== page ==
Once I was a clever boy learning the arts of Oxford... is a quotation from the verses written by Bishop Richard Fleming (c.1385-1431) for his tomb in Lincoln Cathedral. Fleming, the founder of Lincoln College in Oxford, is the subject of my research for a D. Phil., and, like me, a son of the West Riding.

I have remarked in the past that I have a deeply meaningful on-going relationship with a dead fifteenth century bishop...
It was Fleming who, in effect, enabled me to come to Oxford and to learn its arts, and for that I am immensely grateful.


Tuesday, 21 October 2014

An evening with The Furies


Last Saturday evening I went with two friends to the Oxford Playhouse to see the Oxford Greek Play, a triennial event in which a classical Greek play is presented in the original language, but with modern staging and costuming, and with surtitles for those of us deficient in Classical Greek.

This year the production was of The Furies (The Eumenides), the concluding part of Aeschylus' Oresteia, first performed in 458 BC. I had not seen the play before, although I knew its basic structure and plot - it is, I suppose, incidentally, the first court room drama. There is much more about the play at Eumenides Study Guide, Book Notes, Summary, & Full Length Text . There is more about the legend of Orestes here.Three years ago I saw the previous such production, The Libation Bearers, the play which precedes it in the trilogy, and which is perhaps better known. I posted about that production in All Greek to me.

The house of Aetrius is one of the more, well, problematic dynasties one might encounter - you sense they were a family not at ease with themselves. Indeed as the Victorian lady commented after seeing Sarah Bernhardt as Cleopatra, "So unlike, so very unlike, the home life of our own dear Queen."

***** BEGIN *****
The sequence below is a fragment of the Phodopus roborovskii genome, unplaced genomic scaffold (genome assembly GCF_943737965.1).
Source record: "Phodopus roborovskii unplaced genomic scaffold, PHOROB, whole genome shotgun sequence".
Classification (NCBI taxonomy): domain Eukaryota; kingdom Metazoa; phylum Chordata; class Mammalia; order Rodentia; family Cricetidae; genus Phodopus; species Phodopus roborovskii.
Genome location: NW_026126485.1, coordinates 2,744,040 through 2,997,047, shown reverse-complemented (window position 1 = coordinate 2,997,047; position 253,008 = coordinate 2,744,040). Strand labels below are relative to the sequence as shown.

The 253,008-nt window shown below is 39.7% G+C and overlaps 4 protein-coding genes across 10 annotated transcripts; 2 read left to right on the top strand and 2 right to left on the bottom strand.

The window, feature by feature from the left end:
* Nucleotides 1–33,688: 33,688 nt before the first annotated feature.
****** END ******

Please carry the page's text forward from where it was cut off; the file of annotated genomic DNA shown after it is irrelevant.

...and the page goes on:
The Furies themselves made me wonder if I was witnessing some of the young female personages one sees heading off to the various night-clubs of Oxford on a weekend evening (one tries to practise custody of the eyes on such occasions) or a meeting of OUSU* Womens Committee.

In respect of the latter they would no doubt fault Aeschylus for not being feminist in that Apollo's defence of Orestes rested partly on the argument that his father had a greater claim on his loyalty than his mother. Apollo argued that it was Orestes' father, Agamemnon, who had borne him, not his mother, Clytemnestra, who was merely the carrier of the child. A biological view that is, even I would concede, a little outdated in terms of our knowledge of human reproductive sciences. 

The real argument of the play is about taming forces of unremitting, unceasing vengeance and creating civil society by mobilising those elemental forces to underpin it, and the risk of anarchy if they are unleashed. To prevent this there has to be such a thing as society, and that has to have law as a means of control and as a means of giving true freedom to humans.

This was a good production of a text which is both simple and elemental and yet also complex and reflective. There is an online newspaper review of the production from the Oxford Student at “Frenzying, Maddening”: The Oxford Greek Play




File:Orestes Apollo Louvre Cp710.jpg


Orestes being purified by Apollo
Clytemnestra tries to awake the sleeping Erinyes/Furies to the left.
Side A from an Apulian red-figure bell-krater, 380–370 BC. From Armento?
Louvre Paris
 Image;Wikimedia


* Oxford University Students Union - not to be confused with The Oxford Union.


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